It also means that this summer, as Alan turns his attention to three different projects (The Wire Season 2, Band of Brothers and Sports Night), many wallets are somewhat lighter, including my own: while I have already seen The Wire’s second season, his other two projects served as the right motivation to keep catching up on shows or miniseries that I missed in the days before my television addiction. It is as a result that I now own a copy of Band of Brothers and the complete series of Sport Night; I’d blame Alan for my dwindling bank account, but then I’d have to lie and say that they weren’t worth every penny.

Sports Night, which aired on ABC from 1998-2000, is something that I’ve always known about, but to be honest I really didn’t know much about its origin, or its format, or really anything to really recommend the series beyond its pedigree. Serving as the training ground for The West Wing for writer Aaron Sorkin and director Thomas Schlamme, the show covers the behind the scenes goings-on at a cable news show (ala SportsCenter), and relies heavily on the dynamic of its cast, led by the show’s two anchors (Josh Charles and Peter Krause) and the show’s executive producer (Felicity Huffman).

I’m not going to go episode by episode, or really even offer any sort of constructive thoughts about the show’s storylines – it’s a damn good show, one that I suggest everyone watch, but there’s more important things to discuss. For now (I’m only done the first season), I want to talk about what works, what doesn’t, and how I’m absolutely fascinated that Studio 60 on the Sunset Strip fell apart like it did when Sorkin had these lessons to fall back on.

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Down in the Hole: Podcasting HBO’s The Wire with Alan Sepinwall and the /Filmcast

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Podcasting HBO’s The Wire

December 10th, 2008

For those who follow me on Twitter, or have visited my twitter page, you’ll know that I refer to myself quite realistically as a “Wannabe T.V. Critic.” This is the wonder of the internet: through sheer productivity and a few karmic turns of fate, I have managed to fall into a routine that is both personally satisfying and, I hope, something that adds to the internet’s critical discourse of television.

This week has been a reminder of both how those turns of fate have manifested themselves and how much I enjoy doing this. Since I’ve started appearing on the /Filmcast, with the gang of Dave, Devindra and Adam who I quite incidentally teamed up with in their podcasting days before the big time, I’ve found another outlet for discussing television. Both on the podcast and (perhaps most importantly) through the chat room, I have been able to meet some great people and have some really great discussions.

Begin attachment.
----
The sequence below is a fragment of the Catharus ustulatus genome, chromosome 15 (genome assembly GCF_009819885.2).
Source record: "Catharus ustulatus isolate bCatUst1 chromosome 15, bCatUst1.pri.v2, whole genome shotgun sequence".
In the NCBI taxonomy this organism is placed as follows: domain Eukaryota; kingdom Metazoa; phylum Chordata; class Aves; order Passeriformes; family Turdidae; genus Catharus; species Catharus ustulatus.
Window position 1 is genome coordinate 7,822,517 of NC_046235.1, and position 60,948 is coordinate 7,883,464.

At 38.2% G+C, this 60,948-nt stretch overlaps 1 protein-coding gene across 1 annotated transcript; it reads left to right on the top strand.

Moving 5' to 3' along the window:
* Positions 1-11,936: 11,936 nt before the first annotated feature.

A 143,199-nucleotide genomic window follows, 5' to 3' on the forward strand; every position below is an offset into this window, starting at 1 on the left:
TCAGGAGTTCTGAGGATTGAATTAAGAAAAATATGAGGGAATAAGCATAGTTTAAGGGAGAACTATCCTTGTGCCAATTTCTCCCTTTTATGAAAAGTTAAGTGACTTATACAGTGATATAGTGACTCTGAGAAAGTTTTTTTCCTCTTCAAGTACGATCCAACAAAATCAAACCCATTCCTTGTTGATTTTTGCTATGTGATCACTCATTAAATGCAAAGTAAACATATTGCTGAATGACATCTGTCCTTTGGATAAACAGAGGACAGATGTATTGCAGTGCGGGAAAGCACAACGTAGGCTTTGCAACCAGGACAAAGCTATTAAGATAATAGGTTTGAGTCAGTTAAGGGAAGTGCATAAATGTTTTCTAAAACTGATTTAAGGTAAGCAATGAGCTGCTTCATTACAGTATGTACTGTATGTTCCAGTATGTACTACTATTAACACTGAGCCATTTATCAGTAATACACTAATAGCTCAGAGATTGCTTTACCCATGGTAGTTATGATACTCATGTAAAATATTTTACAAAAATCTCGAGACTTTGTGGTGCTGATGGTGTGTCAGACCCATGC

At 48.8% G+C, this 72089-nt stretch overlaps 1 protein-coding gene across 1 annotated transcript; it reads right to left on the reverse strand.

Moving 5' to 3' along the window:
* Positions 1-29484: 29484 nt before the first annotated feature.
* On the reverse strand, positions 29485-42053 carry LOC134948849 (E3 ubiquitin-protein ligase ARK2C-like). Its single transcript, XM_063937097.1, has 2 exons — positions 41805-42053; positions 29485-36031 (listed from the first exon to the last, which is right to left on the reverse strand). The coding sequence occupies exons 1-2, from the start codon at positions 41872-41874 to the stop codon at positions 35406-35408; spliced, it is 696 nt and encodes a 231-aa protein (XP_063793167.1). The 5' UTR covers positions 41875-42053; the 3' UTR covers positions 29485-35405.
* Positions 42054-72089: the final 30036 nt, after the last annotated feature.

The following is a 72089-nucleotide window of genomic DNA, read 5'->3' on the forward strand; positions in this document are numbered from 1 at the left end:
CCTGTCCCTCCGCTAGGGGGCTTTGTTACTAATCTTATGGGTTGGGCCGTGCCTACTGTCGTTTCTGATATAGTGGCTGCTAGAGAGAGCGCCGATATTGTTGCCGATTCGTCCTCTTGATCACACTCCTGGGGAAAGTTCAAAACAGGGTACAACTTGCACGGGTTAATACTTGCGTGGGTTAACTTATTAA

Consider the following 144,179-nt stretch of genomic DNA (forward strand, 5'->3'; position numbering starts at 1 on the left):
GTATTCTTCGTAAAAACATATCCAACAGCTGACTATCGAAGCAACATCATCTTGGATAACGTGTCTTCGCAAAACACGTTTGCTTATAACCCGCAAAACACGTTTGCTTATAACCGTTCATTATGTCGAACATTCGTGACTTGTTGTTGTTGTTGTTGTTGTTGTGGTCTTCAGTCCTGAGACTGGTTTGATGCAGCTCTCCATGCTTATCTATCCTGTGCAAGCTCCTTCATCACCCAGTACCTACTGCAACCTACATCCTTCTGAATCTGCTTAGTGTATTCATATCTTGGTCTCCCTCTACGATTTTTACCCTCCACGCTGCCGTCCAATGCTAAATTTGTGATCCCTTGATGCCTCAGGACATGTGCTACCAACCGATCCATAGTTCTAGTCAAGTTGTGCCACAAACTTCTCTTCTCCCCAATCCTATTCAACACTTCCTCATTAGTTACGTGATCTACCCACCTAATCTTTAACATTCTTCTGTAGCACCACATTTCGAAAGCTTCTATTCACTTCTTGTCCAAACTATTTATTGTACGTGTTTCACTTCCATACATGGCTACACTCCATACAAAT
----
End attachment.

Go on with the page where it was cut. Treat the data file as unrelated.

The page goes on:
Ultimately, though, Monday night’s /Filmcast was the one that will likely always stick out in my mind. It was what I would refer to as an exorcism: a chance for the /Filmcast to get everything it needed to say about a certain HBO drama series which is highly critically acclaimed, unduly underappreciated by the Emmy Awards, a personal favourite show of every member of the /Filmcast, and the show that enraptured me this past summer.

The show is The Wire, and what began as a germ of an idea suggested by a few readers ballooned into an epic 3 1/2 ode to the series that should have changed the face of television and instead only raised the standards by which we rate shows which come after it and fail to pick up on what made it such an amazing feat from David Simon and Ed Burns. And if you don’t believe us, consider that we spent 3 1/2 hours and both never ran out of things to say and, worst of all, barely scratched the surface with certain characters and events. Recording the podcast, and preparing for it ahead of time, was a reminder just what the show accomplished, and being able to revisit that was going to be a lot of fun.

It was also a real honour: Alan Sepinwall, from the New Jersey Star-Ledger, is a fantastic (and real) TV critic who I often link to, and who I certainly view as a “role model” when it comes to developing a critical discourse in a blog setting. He’s also one of the most vocal and knowledgeable voices on The Wire, which made Monday’s discussion that much more monumental for someone whose first post on this blog was an indepth expose on violence in university broomball. I just hope that I held myself well enough not to bring a bad name to criticism from my perch in “Wannabe” land.

Overall, it was another sign of how grateful I am for Dave, Adam and Devindra having me on the /Filmcast and Dave, in particular, for egging me on to start watching The Wire this summer. I haven’t written as much about it as I would have liked, but you can find what I’ve written by clicking here. In the meantime, if I were you, I’d subscribe to the /Filmcast – it’s most certainly going to pay dividends to your critical future.

The /Filmcast Episode 29: HBO’s The Wire (f. Alan Sepinwall and I)

NOTE: There’s a forty-five minute discussion with Alan which is light spoiler territory, for those who want to know why we spend 3 1/2 hours talking about the show. What follows is a season by season breakdown, although I’ll warn you ahead of time that we sometimes spoil future seasons within discussions of other ones. So, if you’ve only seen three seasons, I’d still get through the whole thing before listening.